Most Rev. Bishop Antoni Stankiewicz JCD
Dean of the Roman Rota,
Should you choose to write, which personally speaking I believe would only be adding to your grief, I would suggest that you stick strictly to the facts and leave out personal opinions; include the names of the Priests involved - particularly the name of the Priest who encouraged and advised you to commit Mortal Sin - and copies of all documentation in your possession which you have received from the Church. As weak as it may seem, the only thing left is for you to fulfill your obligations by participating in the Sacrament of Reconcilliation and the Eucharist, and then pray constantly.
I realise this is not what you wanted to hear, but I am not prepared to mislead a person or add to the lies you have already been told. I can only pray, and will, that God and Our Lady will give you peace of heart.
Re: Validity/Nullity of Marriage - and the Law
Reply #5 on:
June 10, 2008, 06:37:37 PM »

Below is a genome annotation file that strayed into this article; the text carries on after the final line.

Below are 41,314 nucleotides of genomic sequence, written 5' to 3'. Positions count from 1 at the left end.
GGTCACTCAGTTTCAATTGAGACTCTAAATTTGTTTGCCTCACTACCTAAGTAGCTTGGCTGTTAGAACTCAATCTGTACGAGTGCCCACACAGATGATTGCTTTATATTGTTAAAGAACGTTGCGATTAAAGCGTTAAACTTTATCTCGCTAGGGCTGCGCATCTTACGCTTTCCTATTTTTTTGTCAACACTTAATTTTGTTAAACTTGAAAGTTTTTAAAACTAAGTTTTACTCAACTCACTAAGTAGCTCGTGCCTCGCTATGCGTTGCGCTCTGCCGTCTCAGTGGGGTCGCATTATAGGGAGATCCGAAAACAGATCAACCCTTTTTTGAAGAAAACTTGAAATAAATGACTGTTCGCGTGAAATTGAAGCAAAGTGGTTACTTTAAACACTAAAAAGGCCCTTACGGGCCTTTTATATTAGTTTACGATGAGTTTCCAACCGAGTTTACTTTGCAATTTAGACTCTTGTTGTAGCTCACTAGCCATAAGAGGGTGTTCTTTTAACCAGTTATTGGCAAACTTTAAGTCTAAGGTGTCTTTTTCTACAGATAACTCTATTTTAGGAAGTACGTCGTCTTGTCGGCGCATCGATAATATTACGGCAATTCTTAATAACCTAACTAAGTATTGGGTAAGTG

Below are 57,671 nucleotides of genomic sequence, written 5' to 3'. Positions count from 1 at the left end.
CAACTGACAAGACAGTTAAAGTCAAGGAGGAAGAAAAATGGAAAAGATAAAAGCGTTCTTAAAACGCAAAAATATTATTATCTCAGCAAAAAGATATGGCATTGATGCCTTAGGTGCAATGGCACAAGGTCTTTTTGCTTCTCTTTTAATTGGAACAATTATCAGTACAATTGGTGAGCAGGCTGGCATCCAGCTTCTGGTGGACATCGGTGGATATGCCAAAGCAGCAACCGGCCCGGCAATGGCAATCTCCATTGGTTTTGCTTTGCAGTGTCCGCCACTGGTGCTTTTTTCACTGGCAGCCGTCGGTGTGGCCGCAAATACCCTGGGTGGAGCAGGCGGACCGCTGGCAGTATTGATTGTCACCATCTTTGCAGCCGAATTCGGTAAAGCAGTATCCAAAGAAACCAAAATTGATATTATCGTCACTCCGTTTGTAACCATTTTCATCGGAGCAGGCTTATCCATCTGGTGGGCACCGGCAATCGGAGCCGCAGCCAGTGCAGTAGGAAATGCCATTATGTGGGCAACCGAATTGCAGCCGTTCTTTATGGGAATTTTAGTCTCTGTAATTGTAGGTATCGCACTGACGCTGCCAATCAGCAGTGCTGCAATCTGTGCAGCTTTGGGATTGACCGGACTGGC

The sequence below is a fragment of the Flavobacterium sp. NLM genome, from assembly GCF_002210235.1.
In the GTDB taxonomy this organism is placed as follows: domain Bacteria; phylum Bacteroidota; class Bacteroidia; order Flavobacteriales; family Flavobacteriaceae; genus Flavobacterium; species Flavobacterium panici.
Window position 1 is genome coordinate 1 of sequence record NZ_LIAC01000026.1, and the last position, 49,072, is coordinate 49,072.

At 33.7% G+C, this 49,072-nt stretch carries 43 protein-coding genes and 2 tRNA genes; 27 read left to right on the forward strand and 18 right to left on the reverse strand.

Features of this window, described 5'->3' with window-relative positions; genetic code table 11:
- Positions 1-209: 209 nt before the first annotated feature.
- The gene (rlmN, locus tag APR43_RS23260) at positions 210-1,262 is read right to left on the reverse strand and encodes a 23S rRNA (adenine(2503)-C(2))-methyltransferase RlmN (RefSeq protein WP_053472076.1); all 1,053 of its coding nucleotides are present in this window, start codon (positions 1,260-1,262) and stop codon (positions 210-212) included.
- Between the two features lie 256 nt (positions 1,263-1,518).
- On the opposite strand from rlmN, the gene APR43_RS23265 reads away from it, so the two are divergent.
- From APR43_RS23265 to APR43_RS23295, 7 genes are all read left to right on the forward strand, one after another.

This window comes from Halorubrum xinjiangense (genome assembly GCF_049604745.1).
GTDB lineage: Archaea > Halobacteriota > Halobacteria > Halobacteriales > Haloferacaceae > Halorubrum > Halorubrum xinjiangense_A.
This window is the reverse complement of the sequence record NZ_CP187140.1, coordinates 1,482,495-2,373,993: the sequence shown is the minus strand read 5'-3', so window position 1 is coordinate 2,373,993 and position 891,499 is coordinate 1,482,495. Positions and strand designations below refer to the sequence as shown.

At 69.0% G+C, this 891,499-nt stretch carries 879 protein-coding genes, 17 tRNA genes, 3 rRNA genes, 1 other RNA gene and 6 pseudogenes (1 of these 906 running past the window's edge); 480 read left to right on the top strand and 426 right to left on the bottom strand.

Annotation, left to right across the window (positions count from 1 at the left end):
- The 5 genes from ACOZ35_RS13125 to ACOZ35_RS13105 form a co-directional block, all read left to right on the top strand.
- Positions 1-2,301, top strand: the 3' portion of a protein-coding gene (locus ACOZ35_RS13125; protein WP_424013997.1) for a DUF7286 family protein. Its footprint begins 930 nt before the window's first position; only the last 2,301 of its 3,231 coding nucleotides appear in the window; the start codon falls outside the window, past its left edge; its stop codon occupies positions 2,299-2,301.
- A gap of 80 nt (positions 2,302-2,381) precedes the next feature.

Evening and I hope all is well. I also hope you read this soon for a friend needs a response for direction. The situation is:
Both are Catholic and not married, but are engaged. Her father has taken ill and very possibly has only a couple days, but hoping for more. Due to age and health an operation is very risky. It's been her hope to be married while her father is alive and be able to witness it. Her father is in the hospital and doubtful will ever be able to go home again. There isn't any possible way he can be taken to a church.
What opinion can you advise of how they can have a lawful marriage that he can witness? Thank you for your time and consideration. Peace